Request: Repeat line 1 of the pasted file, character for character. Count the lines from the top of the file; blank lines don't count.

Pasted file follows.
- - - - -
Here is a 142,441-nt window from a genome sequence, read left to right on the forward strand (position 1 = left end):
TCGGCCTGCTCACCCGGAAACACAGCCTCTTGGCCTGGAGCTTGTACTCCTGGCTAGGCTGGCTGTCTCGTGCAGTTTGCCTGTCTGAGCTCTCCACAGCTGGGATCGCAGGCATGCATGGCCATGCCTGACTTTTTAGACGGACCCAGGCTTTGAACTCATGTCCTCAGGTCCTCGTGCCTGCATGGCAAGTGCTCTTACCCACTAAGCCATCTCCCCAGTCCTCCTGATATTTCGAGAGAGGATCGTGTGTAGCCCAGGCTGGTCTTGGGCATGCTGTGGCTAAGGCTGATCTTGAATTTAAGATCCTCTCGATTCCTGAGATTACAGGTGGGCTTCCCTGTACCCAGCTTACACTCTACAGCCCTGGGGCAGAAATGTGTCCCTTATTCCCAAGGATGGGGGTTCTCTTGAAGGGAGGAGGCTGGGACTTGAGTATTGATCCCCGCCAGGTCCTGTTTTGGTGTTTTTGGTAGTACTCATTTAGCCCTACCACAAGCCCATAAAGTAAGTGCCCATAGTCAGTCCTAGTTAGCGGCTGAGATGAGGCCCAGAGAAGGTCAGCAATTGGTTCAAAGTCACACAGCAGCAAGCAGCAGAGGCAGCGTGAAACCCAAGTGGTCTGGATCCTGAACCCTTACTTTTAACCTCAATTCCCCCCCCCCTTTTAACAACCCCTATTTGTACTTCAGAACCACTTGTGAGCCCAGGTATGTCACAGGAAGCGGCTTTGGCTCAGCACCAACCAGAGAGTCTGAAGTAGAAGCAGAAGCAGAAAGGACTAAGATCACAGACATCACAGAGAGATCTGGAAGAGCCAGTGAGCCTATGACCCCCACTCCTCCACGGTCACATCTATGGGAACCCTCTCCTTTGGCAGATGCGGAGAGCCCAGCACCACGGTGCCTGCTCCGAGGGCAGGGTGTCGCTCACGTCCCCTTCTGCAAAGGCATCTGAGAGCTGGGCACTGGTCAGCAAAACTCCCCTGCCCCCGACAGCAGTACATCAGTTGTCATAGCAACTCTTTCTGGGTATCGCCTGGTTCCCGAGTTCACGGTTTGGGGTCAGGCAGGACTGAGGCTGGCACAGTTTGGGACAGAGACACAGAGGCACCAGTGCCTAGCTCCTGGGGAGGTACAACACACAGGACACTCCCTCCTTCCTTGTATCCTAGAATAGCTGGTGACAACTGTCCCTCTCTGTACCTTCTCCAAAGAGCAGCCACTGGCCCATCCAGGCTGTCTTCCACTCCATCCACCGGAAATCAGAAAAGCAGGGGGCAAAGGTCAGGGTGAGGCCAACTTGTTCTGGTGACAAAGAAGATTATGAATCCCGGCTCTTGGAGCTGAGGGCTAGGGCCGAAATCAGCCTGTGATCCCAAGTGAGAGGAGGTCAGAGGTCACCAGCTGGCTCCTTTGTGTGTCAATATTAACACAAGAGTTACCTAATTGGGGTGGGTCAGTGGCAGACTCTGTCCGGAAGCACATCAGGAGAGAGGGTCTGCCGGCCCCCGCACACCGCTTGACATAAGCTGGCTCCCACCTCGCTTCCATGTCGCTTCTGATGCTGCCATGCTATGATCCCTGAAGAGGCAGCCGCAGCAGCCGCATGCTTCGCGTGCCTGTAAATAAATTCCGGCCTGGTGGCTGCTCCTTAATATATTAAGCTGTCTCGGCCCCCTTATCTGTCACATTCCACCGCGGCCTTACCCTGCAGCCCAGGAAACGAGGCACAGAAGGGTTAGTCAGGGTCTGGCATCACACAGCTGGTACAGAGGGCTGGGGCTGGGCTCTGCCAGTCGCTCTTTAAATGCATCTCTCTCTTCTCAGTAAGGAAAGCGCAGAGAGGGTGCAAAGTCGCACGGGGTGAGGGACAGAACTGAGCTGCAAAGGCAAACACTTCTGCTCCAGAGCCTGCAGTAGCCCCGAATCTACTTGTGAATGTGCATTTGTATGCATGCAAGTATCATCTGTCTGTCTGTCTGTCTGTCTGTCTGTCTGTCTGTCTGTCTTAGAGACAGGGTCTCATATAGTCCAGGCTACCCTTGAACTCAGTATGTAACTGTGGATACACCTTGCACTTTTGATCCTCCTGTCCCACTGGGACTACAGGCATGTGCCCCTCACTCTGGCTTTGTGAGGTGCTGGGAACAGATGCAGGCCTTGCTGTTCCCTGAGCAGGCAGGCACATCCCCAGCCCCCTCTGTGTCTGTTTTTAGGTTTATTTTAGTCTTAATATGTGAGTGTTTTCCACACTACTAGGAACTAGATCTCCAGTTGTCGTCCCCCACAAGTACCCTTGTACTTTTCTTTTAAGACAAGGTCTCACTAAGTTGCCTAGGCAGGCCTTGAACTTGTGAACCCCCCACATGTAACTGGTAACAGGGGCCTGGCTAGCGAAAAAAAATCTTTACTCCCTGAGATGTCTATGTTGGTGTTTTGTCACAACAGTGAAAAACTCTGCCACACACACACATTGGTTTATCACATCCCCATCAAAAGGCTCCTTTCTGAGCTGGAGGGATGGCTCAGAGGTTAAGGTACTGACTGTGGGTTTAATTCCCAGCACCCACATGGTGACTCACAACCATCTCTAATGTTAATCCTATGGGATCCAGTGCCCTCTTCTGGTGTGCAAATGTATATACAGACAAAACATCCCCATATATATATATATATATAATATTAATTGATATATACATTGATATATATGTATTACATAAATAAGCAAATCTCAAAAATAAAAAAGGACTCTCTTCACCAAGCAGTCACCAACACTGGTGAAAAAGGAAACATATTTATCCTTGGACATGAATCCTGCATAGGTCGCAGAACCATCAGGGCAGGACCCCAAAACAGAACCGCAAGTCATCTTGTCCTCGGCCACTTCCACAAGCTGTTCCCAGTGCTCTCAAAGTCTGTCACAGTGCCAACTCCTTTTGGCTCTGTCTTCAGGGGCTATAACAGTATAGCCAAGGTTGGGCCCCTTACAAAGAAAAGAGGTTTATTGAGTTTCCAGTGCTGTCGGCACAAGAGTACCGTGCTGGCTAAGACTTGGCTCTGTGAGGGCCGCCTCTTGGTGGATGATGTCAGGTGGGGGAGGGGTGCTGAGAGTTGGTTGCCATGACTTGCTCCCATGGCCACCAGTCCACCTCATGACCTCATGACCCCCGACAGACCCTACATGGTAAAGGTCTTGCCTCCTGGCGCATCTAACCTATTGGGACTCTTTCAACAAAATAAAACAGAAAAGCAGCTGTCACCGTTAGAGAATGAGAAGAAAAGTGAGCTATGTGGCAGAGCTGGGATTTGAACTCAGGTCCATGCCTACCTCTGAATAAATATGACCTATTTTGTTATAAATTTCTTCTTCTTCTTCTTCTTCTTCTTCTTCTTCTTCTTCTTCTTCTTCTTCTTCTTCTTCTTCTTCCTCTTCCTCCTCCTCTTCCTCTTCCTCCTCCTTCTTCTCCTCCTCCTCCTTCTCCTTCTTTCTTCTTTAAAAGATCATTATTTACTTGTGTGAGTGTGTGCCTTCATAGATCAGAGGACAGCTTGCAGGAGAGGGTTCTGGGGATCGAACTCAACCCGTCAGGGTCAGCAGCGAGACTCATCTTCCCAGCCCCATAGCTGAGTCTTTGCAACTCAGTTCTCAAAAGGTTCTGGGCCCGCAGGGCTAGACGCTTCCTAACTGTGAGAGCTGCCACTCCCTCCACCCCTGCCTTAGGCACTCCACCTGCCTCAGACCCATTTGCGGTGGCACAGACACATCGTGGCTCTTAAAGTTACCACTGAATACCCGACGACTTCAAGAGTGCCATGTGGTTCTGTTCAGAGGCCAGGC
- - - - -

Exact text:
Here is a 142,441-nt window from a genome sequence, read left to right on the forward strand (position 1 = left end):